Cerebral Palsy (CP) is now a widely used diagnosis given to many children. It is a term that can cover a wide spectrum of varying degrees of disability-it may include a mild impairment that only minimally affects a child’s everyday function, or a child may present with full body involvement and use a wheelchair as their permanent mobility. Obviously a blog post couldn’t possibly cover such a complex subject, but I’ve written this basic guide as a start….:
So what does CP actually mean? It is widely accepted that CP refers to a non-progressive, neurological disorder that is caused by a brain injury or developmental malformation of the brain. It is primarily a motor function disorder that affects muscle movements, posture and co-ordination. This can obviously present in many different ways and each individual is unique.
So to simplify that further…CP affects the way an individual can move and control some of their muscles. This can be often due to fluctuations in the tone of their muscles. Tone (in a basic explanation) refers to the amount of resistance that occurs when you try to move a limb or muscle. For most people with normal muscle tone, when relaxed, someone could easily bend their elbow so that their hand is close to their shoulder. This is because in a relaxed state the main muscles around our joints are not rigid so can be passively moved (moved by someone else). For a child with CP this may be slightly different: they may have high tone (hypertonia or spasticity) which would mean there is excessive resistance to any movement of certain muscles. They could also have some muscles which are low tone (hypotonic) and appear more “floppy” than you would expect. This will then affect their ability to move and control any of these muscles groups.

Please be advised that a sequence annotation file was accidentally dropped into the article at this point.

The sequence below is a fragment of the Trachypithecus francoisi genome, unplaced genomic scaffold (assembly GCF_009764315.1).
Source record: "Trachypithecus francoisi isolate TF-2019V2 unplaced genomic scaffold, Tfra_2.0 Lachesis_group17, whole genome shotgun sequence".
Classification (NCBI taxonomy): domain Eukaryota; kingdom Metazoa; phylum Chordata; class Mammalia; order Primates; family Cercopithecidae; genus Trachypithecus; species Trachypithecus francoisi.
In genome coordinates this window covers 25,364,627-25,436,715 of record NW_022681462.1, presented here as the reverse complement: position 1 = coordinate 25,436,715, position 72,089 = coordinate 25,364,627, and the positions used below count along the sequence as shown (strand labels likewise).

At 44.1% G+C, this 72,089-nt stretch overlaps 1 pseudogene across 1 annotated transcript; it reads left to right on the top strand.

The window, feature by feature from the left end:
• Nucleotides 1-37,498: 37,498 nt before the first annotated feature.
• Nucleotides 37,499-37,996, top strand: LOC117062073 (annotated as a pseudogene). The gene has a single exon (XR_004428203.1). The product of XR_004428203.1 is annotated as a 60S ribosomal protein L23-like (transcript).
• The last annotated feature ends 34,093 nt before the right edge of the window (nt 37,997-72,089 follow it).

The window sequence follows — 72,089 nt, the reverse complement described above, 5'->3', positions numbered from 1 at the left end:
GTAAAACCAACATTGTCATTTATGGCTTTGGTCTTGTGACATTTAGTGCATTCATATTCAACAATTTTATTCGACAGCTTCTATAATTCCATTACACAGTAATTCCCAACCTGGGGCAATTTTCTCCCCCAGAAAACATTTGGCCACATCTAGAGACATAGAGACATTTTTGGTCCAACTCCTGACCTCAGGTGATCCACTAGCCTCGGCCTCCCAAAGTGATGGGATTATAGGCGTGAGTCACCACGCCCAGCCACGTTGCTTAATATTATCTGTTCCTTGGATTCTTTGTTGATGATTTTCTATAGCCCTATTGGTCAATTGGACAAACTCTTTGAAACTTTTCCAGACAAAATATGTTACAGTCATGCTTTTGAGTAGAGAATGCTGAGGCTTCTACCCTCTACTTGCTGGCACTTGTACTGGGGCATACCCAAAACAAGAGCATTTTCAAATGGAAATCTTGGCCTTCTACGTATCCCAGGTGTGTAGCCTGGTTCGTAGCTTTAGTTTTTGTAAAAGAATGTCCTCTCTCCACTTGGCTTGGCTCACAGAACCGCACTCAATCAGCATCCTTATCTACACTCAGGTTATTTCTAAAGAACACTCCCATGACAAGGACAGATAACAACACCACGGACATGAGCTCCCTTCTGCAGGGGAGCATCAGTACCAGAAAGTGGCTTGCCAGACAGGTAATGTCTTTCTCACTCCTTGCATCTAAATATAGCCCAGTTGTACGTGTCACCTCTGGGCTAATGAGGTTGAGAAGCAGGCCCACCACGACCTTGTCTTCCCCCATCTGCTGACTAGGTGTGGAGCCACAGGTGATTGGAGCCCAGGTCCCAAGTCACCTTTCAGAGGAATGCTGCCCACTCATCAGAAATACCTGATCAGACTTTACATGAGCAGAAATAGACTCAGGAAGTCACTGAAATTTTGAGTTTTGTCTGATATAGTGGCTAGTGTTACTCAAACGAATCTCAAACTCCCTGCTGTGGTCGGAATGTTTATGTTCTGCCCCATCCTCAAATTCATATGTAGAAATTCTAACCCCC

Cerebral Palsy is often broken down and classified even further, depending on how or where a child is affected. For example, if CP only affects one side, it can be referred to as being hemiplegic CP. If only the lower limbs are affected, this is known as diplegic CP and if all 4 limbs are affected quadriplegic CP. These all involve some degree of high tone (spasticity). There are also children who have CP that have lots of unwanted movements. This can generally be classed as either athetoid CP, where the child has constant unwanted movements, even when trying to sit still, or ataxic CP, which involves poorly controlled and co-ordinated or awkward movements. However, like many disorders, it is not easily “labelled” and even within each classification, every child will present very differently.
From a physiotherapy perspective, a full assessment can provide us with vital information about which main muscle groups are most affected. Rigid, high tone muscles can often lead to joints becoming stiff and even having reduced range of movement, which then affects function further. Unwanted movements and/or low tone can make mobility and simple tasks such a sitting on a school chair very difficult. It is our job to try to help a child to fulfil their full potential and to minimise any limits to their everyday function. Plus the key is…to make therapy FUN for every child. That way they don’t even realise that they are working hard!
If you would like more information, or think that Therapy Stars can help your child, please contact me on firstname.lastname@example.org or 07813764938.